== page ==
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• There is no evidence that Congress established a program that would substantially reduce veterans’ mortgage payments.
• Veterans are advised to be wary of offers to refinance VA home loans that promise the ability to skip a mortgage payment, offer extremely low interest rates or otherwise seem too good to be true.
• If you follow the links provided in the Facebook posts, LowerMyBills includes disclaimers indicating that they do not provide calculations for a “new house payment” as the post claims.
With Memorial Day just around the corner, social media posts targeting veterans and their loved ones are cropping up online.
"Congress gives veteran homeowners a generous mortgage relief program," claims one May 7 Facebook post. "You'll be happy when you see how much you could save."
Next, the post — which originated from a Facebook account called "Veterans Loans Online" — goes on to encourage people to "Select military branch to start calculating new house payment," before listing different branches and providing a separate link for each one. It also includes a video with a caption that says "Biden approves billions in mortgage financial assistance for struggling U.S. homeowners."
The post was flagged as part of Facebook’s efforts to combat false news and misinformation on its News Feed. (Read more about our partnership with Facebook.)
There is no evidence that Congress established "a generous mortgage relief program" for veterans that would qualify those who served to significantly reduce their house payments.
The Facebook page responsible for the post is managed by LowerMyBills, according to Facebook’s page transparency information. It’s not the first time the company’s online promotion strategy has been called into question.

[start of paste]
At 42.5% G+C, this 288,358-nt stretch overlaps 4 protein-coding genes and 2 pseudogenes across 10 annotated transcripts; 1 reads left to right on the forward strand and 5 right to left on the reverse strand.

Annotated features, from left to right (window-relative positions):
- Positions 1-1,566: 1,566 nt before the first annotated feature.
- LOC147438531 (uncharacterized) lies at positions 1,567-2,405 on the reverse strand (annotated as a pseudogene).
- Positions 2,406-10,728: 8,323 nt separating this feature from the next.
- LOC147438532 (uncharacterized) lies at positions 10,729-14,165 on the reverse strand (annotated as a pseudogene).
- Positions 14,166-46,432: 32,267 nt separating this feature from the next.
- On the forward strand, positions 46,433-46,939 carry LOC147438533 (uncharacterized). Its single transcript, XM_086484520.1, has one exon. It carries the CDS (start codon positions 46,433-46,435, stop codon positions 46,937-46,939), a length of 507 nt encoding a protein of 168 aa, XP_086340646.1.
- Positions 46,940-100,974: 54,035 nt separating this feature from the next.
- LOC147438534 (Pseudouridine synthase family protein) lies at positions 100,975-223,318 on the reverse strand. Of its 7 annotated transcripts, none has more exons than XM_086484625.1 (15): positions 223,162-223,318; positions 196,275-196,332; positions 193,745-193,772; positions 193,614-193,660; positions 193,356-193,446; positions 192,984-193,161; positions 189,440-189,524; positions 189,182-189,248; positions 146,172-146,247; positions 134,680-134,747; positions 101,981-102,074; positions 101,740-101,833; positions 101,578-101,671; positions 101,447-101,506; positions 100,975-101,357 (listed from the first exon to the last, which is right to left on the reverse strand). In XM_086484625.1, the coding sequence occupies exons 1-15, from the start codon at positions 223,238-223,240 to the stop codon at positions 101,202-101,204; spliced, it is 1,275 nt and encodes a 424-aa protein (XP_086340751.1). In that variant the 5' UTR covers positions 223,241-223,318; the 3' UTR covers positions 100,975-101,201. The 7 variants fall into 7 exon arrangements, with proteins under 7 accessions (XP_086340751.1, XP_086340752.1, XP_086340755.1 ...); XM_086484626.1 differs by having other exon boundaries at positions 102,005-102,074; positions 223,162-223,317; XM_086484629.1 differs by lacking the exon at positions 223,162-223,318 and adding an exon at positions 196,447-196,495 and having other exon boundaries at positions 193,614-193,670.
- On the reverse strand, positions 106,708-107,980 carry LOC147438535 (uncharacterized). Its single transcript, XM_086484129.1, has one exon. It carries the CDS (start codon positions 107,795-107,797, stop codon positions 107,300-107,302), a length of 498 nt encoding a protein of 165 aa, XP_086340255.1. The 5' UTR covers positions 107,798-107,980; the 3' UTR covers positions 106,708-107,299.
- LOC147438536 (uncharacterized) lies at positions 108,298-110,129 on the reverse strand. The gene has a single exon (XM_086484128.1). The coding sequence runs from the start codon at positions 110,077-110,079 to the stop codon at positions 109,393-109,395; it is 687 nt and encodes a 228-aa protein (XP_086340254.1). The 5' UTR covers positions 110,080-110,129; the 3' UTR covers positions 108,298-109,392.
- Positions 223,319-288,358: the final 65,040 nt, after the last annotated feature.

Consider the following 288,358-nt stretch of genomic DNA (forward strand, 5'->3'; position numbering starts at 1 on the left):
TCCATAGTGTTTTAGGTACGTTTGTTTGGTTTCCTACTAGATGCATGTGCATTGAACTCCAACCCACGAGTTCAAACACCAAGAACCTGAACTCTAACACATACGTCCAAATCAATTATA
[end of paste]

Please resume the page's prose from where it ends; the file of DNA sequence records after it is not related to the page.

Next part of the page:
A quick look at old posts on the "Veterans Loans Online" page shows that Facebook users have called out their practices in the past.
The people behind the Facebook page did not respond to PolitiFact’s request for comment, and LowerMyBills’ website provides no contact information — for media or otherwise.
In January 2020, Lead Stories debunked an ad paid for by LowerMyBills (that was also shared on Facebook by the "Veterans Loans Online" page). Similar to the Facebook post we are examining, the ad claimed veterans could utilize "an ample mortgage relief program" established by Congress to "pay off a house rapidly." Lead Stories ultimately concluded it was "misleading" and a "fake ad."
When Lead Stories contacted LowerMyBills for comment, the company pointed to the "Interest Rate Reduction Refinance Loan Program," which is available through the U.S. Department of Veterans Affairs. The program was established more than 40 years ago as part of the Veterans’ Disability Compensation and Housing Benefits Amendments of 1980.
According to the Federal Deposit Insurance Corporation’s Affordable Mortgage Lending Guide, the program "generally lowers the interest rate by refinancing an existing VA home loan. By obtaining a lower interest rate, the monthly mortgage payment should decrease."
On its website, LowerMyBills says the benefits of this refinance program include "very little paperwork" and "almost no" out-of-pocket costs. The website doesn’t mention significant or "generous" savings for homeowners.